UCMJ – United States Code of Military Justice

911. ARTICLE 111. DRUNKEN OR RECKLESS DRIVING

10. Punitive Articles


Any person subject to this chapter who operates any vehicle while drunk, or in a reckless or wanton manner, or while impaired by a substance described in section 912a(b) of this title (article 112a(b)), shall be punished as a court-martial may direct.


9 Comments for this entry

  • Parker, Sheldon

    A Staff Sergart with more than 20 years in the army get a DUI what the punishment under UCMJ

  • PARKER, SHELDON

    A STAFF SERGART WITH MORE THA 20 YEARS IN THE ARMY GET A DUI WHAT THE PUNISHMENT UNDER UCMJ

  • Phil Banks

    I got a DUI while off base and on leave. I did not tell my C.O. of the incident. When confronted as to why I didn’t tell him, I told him I was not going to subject myself to double jeopardy. Was already tried in civilian court. The military did not pursue the case against me.

    • Caulford

      Org. Post: “I got a DUI while off base and on leave. I did not tell my C.O. of the incident. When confronted as to why I didn’t tell him, I told him I was not going to subject myself to double jeopardy. Was already tried in civilian court. The military did not pursue the case against me.”

      Please do not mislead the readers with false statements. Trial in a civilian court (State) and being subsequently charged under the UCMJ or in Federal court does not constitute “Double Jeopardy.” They are completely separate jurisdictions and prosecutorial jurisdiction resides in both or either.

      At minimum you should have received an LOR or GOMOR for your actions. While I am not an advocate for paying twice for the same offense, it is currently legal and widely practiced within the military under the ideas of good order and discipline.

      However, I do agree with NOT self reporting as it is a violation of the Fifth Amendment of the Constitution of the United States whereby it clearly states “No person…shall be compelled in any criminal case to be a witness against himself.” In reading this understand this statement does not apply to military members during combat, during declaration of war or during Marshall Law as stated in this excerpt; “except in cases arising in the land or naval forces, or in the militia, when in actual service in time of war or public danger.”

      ***This post is NOT to be taken as legal advice. ALWAYS contact your local Trial Defense Counsel or your civilian attorney for legal advice.***

  • DarrellJG

    @Parker Sheldon-This would depend on the offenses? If this was his first offense of of alleged DUI, then his sentence or upon conviction would be less severe; especially if he or she has an impeccable 20 years of Military Service. If he or she pleads guilty of the said offense, and it is their first time, then there might be base restriction, forfeiture of pay, some jail time, but not much, a possible reduction in rank, and of course fatigue duty as punishment etc…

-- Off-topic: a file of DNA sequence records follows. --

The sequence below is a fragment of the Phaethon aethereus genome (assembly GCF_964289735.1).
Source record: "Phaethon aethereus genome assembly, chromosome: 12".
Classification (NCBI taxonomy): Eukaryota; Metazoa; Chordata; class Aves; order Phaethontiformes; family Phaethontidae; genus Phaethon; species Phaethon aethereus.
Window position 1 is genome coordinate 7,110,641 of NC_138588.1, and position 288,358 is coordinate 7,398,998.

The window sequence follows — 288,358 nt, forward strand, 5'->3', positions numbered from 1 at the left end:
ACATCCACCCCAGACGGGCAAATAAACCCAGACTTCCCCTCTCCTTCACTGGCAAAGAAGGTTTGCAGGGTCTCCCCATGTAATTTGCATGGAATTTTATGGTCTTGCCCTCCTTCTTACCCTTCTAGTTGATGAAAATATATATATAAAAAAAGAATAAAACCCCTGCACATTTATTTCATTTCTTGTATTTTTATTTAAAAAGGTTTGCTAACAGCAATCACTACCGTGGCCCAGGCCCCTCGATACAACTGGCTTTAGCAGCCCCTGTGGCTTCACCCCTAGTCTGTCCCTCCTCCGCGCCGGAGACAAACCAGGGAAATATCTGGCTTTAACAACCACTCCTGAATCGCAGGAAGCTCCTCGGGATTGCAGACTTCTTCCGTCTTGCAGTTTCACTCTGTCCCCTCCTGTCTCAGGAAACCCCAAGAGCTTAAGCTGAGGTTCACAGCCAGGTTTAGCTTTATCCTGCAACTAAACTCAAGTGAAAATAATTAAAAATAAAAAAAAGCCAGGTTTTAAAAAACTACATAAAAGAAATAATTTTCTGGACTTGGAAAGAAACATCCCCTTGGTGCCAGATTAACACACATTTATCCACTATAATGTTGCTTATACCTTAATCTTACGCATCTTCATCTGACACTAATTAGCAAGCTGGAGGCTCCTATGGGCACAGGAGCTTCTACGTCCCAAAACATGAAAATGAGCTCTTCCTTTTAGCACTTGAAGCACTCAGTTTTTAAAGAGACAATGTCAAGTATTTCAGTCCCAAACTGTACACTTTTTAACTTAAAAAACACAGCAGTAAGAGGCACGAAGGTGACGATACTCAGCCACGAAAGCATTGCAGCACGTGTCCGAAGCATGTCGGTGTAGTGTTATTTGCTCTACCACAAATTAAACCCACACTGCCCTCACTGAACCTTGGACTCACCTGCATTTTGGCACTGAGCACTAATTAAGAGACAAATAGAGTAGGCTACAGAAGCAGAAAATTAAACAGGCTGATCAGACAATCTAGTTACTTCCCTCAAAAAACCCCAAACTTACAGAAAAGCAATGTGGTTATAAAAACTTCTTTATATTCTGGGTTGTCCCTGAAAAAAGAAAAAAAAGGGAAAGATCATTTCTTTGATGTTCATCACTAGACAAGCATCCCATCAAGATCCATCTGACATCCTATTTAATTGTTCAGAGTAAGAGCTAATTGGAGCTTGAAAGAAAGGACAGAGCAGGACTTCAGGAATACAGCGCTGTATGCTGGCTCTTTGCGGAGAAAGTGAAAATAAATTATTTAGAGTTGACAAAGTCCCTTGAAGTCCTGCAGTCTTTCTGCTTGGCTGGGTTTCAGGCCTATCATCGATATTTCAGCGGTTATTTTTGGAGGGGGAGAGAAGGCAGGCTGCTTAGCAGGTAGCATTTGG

• Stephen Thurman

    It should be the same as A 1 year private. Just because he has been for more than 20 does not make him immune to the same punishment!

  • R.L

    I can’t speak to Army procedures, but I do know that a US Navy PO1 got busted down to PO2, 2 months with half pay along with all of the other standards that Captains Mast hands out.

    Again, I’m not sure about the Army. I do know, however, that the Navy shows no mercy due to age or previous service. Quite the contrary.

  • Nguyen

    depends on POST, mostly we never did further the charge of DUI in the military because of double jeopary, because in that state you paid way more than you would in the military punishment. If this was the 2nd alcohol office, then would do a chapter on said soldier. with 20 years in, would be difficult.

  • SFC Cummings

    This is a new day and age in the Army. The punishment will more than likely be forced retirement, Art 15, reduction in rank (as a SSG, the Art 15 punishments can be inflicted by a BN Commander) forfeiture of pay and allowance, restriction and extra duty. After 20 years a reduction in to any grade is pointless because when he retires he will still draw SSG retirement pay. As for Stephen Thurman’s comment, the punishment for a PVT committing the offense, the PVT’s punishment will less severe for a first time offense. He may receive an Art 15 but will also be given a chance to bounce back. What happens really depends on the Command, so there is no set answer for the question. There are multiple variables that factor into play in the scenario.

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